Now I was not one of the 2 billion people--roughly one third of the world's population--who watched the royal wedding on television yesterday. Nor was I one of the 1 million people who descended upon London to stand near Westminster Abbey and Buckingham Palace in order to feel part of the royal festivities. I also was not one of the 1900 who were part of the wedding itself. But I would honestly have to be living under a rock to miss the thousands of images now out there of the princess bride, Kate Middleton.
While in my serenely blissful state at the TCM Classic Film Festival yesterday, I happened to catch a photo of the wedding gown designed by the talented Sarah Burton, who now heads the house of McQueen after his tragic passing last year. I immediately recognized something familiar...for the gorgeous gown is far less in the spirit of Lee Alexander McQueen and far more a replica of one of my favorite designers of all time, Helen Rose.
Helen Rose was not a fashion designer in the classic sense--she was actually the costume designer for MGM for many many years. She won an Oscar for The Bad and the Beautiful and designed for countless other films including some of my personal favorites, such as Elizabeth Taylor's wardrobe in both Cat on a Hot Tin Roof and Butterfield 8. The movie Designing Woman happens to be based on Helen's life and her designing talent is marvelously modeled by Lauren Bacall throughout.
It is Helen who, along with Edith Head, has shaped my style more than anyone else. You'll find both their names peppered throughout GlamAmor, including in my welcome and introduction to the site. Their styles are similar in that they are both classic, embrace clean lines, and are very often quite colorful. Interestingly, the two had a bit of a rivalry in Hollywood with Helen heading costume design at MGM and Edith heading costume design at Paramount. That rivalry hit its absolute head when Grace Kelly chose Helen over Edith to design her gown when she wed Prince Rainier of Monaco in 1956. After all, Edith was responsible for much of Grace's image from dressing her in all the Hitchcock movies--think of Grace's wardrobe in Rear Window alone. But Helen also dressed Grace, including in The Philadelphia Story remake High Society, and for whatever reason it was Helen who was given the honor of the real life royal gown. Grace looked perfectly the princess in it, so it's no wonder that Kate Middleton was inspired and looks lovely in her modern homage to the original.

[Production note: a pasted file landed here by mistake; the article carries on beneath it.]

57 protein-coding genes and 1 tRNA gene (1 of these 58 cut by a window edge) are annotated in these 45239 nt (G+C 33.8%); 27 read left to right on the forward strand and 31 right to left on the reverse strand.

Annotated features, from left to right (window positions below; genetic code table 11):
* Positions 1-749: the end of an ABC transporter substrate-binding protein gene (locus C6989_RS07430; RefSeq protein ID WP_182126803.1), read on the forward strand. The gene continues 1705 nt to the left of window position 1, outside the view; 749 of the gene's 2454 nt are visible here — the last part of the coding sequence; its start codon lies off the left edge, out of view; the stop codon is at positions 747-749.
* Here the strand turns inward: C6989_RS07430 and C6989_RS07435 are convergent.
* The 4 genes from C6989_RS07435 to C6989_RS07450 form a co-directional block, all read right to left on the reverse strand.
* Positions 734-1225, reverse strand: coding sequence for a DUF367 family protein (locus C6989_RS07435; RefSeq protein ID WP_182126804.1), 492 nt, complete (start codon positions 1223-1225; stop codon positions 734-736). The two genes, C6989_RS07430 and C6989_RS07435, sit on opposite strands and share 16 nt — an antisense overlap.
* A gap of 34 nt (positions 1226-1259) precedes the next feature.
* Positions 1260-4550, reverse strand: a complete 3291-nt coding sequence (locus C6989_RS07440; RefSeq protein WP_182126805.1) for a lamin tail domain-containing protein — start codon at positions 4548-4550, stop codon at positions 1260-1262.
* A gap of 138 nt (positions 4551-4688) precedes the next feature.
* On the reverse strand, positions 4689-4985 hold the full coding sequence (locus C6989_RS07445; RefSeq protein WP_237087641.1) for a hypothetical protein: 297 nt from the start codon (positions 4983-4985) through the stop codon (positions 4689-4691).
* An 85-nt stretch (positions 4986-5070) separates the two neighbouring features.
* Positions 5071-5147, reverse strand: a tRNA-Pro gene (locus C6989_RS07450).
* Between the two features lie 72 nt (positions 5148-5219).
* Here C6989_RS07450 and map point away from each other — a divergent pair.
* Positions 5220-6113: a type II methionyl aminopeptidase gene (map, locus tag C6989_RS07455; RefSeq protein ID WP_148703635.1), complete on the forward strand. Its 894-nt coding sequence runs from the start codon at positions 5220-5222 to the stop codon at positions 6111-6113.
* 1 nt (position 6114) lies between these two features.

GlamAmor is all about showing the connection of today's trends in fashion with their true origins in classic cinema. And here perhaps is the grandest example of this reality in the Helen Rose-inspired Sarah Burton wedding gown for the now Duchess of Cambridge.
Grace Kelly's original wedding dress, now at the Philadelphia Museum of Art
Grace Kelly's Wedding Dress and Accessories
Made in United States
Silk needle lace (rose point), silk faille, silk tulle, and seed pearls
Designed by Helen Rose, American, 1904 - 1985. Made by the wardrobe department of Metro-Goldwyn-Mayer, Culver City, California, founded 1924. Worn by Grace Kelly at her marriage to Prince Ranier of Monaco, American (Philadelphia), 1929 - 1982. Gift of Her Serene Highness, the Princesse Grace de Monaco, 1956.
Helen Rose working on the wedding gown for Grace Kelly at MGM